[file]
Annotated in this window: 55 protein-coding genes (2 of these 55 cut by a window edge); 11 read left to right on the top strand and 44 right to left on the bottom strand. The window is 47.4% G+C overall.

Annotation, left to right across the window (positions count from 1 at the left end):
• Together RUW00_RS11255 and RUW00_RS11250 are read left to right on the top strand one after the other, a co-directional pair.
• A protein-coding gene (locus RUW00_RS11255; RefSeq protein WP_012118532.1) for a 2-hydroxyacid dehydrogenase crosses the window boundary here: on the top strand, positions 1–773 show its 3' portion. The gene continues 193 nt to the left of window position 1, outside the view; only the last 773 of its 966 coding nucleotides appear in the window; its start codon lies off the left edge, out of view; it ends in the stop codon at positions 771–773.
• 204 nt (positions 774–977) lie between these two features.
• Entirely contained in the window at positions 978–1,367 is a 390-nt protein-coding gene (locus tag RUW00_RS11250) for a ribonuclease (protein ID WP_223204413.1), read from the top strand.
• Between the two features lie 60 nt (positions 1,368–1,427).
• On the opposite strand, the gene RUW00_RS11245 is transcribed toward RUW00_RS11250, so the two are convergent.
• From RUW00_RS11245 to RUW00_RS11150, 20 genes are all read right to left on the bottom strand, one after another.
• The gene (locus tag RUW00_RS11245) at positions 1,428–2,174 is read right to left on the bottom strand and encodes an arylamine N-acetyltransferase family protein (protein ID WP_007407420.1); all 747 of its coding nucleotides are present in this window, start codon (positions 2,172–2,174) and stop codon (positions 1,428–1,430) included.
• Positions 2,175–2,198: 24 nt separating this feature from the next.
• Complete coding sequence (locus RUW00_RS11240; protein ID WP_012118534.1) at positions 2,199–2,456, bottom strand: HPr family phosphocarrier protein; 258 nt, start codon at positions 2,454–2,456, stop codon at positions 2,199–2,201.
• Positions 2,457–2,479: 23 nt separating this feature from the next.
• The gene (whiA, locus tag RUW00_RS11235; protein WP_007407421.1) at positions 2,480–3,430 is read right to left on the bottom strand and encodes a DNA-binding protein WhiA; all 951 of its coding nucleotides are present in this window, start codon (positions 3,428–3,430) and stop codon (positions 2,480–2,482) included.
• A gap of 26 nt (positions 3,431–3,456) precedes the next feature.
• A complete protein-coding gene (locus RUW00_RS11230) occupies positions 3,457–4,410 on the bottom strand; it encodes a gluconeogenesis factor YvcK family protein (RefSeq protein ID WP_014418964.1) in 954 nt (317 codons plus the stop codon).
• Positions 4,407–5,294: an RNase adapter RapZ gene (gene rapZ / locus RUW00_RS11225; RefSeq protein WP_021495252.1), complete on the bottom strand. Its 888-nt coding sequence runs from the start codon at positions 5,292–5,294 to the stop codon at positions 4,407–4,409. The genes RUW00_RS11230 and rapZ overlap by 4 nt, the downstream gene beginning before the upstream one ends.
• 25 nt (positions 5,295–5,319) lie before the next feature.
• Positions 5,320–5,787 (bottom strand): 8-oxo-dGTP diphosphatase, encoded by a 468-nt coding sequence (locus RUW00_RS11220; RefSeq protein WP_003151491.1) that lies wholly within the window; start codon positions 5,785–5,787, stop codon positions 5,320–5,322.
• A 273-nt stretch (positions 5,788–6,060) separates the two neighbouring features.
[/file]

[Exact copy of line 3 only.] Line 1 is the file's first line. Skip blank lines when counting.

• Together RUW00_RS11255 and RUW00_RS11250 are read left to right on the top strand one after the other, a co-directional pair.